This is one reason CrossFit is so popular with former athletes. It’s fast, it’s balls to the wall, it’s stop and go, you know there’s a fair chance someone defecates themselves from the intensity. If it’s not this, then many former football players are essentially continuing to powerlift or bodybuild in their post-playing days.

-> Even during the season, it’s unlikely football players hit these aerobic guidelines. Moving at a consistent pace for 30+ minutes just doesn’t happen for this population. Except for that one year many of us former players remember, where we had the alcoholic coach, who decided every 30 seconds he was reminded how much he hated himself someone did something wrong the whole team needed to take a lap (or 10).

Exercise wise, it is a huge shift to transition to only going for a three mile run. “Wait, no weights? No deadlifting? No feeling like I’m going to pass out?” The style of exercise has become a habit.

This doesn’t mean you need to completely take weights out, but it does mean you need to add something different in.

Weights are tricky though. So many former players will have pain. Bum shoulder, knee, something. I’m convinced the chronic pain many former players suffer is part of the suicide process. The depression symptoms. The most recent CTE case study was a 27 year old who couldn’t sleep due to shoulder pain. (He was an accidental pain killer overdose.) That much lack of sleep will eff up anyone’s mind. If I go two nights with subpar sleep it’s as if I can replicate a stumbling Hulk.

One thing which always stuck with me was hearing a former powerlifter say once he stopped competing, he wouldn’t squat, bench and deadlift anymore. (The three lifts powerlifters compete in.) Reason being, he didn’t want to compare his old self to his new self. He knew the only way for it to be a fair comparison was to engage in his old ways, and he couldn’t do that anymore. It was only depressing to see what a shell of himself he’d become.

Adding to this, doing those old lifts -engaging in some of the old habits- makes it more likely to engage in them the way you used to. Benching, squatting, deadlifting are what most former football players have done. Often for at least a decade. It’s tough to go do one of these exercises and not engage in the way you used to do them. Balls out, push through pain, push it to your max. Once done playing, we want to resistance train some, but not like this anymore.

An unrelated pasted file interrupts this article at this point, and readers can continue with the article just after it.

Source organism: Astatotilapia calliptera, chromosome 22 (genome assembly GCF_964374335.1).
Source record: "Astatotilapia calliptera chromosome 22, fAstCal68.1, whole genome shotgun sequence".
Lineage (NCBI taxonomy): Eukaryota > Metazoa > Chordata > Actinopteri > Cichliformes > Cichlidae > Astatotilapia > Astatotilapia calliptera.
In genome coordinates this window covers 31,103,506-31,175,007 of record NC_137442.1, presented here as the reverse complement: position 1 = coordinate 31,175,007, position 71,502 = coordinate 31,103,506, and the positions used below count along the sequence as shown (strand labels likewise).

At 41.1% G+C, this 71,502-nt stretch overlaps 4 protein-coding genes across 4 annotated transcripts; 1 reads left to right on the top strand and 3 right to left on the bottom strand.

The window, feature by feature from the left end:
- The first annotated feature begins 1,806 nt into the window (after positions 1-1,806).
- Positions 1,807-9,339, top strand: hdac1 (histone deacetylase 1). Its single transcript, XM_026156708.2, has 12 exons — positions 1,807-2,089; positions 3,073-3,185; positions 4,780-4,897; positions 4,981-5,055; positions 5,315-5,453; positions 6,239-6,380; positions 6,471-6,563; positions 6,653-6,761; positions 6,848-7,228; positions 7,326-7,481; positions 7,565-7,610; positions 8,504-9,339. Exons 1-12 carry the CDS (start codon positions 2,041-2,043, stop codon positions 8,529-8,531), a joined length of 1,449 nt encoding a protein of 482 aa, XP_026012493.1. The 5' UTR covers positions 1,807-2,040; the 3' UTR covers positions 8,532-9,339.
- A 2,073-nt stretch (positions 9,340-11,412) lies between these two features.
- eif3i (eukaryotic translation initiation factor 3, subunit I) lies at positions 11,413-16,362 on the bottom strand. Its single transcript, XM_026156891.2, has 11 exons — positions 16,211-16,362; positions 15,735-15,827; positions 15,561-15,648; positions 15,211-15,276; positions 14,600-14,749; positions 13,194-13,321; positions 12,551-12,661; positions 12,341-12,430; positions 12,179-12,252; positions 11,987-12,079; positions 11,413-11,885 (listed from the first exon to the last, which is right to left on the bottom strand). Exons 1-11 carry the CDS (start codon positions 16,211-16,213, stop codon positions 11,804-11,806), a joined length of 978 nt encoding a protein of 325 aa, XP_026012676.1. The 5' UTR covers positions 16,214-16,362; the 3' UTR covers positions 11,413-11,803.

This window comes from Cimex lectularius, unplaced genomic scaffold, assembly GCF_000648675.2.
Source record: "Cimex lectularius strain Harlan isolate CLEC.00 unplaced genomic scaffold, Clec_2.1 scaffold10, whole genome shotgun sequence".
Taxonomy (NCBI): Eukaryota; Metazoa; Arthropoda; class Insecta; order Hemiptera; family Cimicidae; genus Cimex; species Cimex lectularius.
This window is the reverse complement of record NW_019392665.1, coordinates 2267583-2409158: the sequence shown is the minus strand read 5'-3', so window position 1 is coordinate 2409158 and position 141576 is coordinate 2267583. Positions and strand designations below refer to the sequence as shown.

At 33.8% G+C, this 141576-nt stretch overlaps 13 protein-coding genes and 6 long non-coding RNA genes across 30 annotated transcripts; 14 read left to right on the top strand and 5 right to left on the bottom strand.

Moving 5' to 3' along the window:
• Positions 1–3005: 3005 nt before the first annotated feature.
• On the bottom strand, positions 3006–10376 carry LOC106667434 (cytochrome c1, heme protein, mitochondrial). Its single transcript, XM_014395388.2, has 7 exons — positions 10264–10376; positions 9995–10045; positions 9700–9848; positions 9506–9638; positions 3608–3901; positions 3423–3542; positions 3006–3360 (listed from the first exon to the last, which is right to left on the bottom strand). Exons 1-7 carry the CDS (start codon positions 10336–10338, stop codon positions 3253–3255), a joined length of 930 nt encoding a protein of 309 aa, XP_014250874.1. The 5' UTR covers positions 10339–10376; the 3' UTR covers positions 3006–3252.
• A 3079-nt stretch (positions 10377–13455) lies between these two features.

On a brain which has already been put through enough, you don’t want to add pain to that mix. Engaging in things this intensely only adds negative input.

Note the caveats above. A transition needs to be made to include more aerobic work, exercise you want to do -if it’s painful, you don’t want to do it, so you don’t want it to be painful (we’re ignoring the enjoyable pain, like some burning in the thighs, which feels good when you’re done)- all where you don’t overdo it. Not overdoing it is a tough barrier for former athletes. Overdoing it is what they know.

-> One way to prevent overdoing it is, once done with the workout, assess whether you could go do more. If you are leaving your exercise sessions with the notion of “I don’t have anything left” or “I feel like I’m already prepared to know what dying will feel like” you’re probably overdoing it. If you leave the session with, “Yeah, I could probably go do some more of what I was just doing,” that’s often a good place to be.

Running needn’t be the only aerobic outlet either. For some former players, five mile runs might not be great on something like the knees or ankles. Swimming and cycling work. A brisk walk on an incline treadmill for an hour can really get the heart rate going. A long, fast walk itself can be sufficient. Personally, I like doing stair workouts, outside if I can. (Being outside is another way to help depression issues (no, I don’t have any).) I’ll bring some bands with me and do all types of things for my upper body. I still workout in a gym often, but it’s tough for me to be in a gym, only tougher if I do certain exercises, and not get too intense about it.

Finally, a nice complement to all this is engaging in more aerobic exercise and less anaerobic, as well as less intense lifting, may make losing weight more likely. You burn more calories going for an hour run than powerlifting for an hour. When you’re bodybuilding / powerlifting / football training you tend to associate that with big post-workout calories / getting jacked / bragging on Instagram how much dead animal flesh you just consumed. Almost all players will have more weight on their body than needed. Losing weight makes everything easier.

If you’re a former player needing some help getting into exercise again, wanting to do so without pissing your joints off but still feel like you’re doing something, from someone who played for a long time themselves, check out the remote client process and shoot me an email.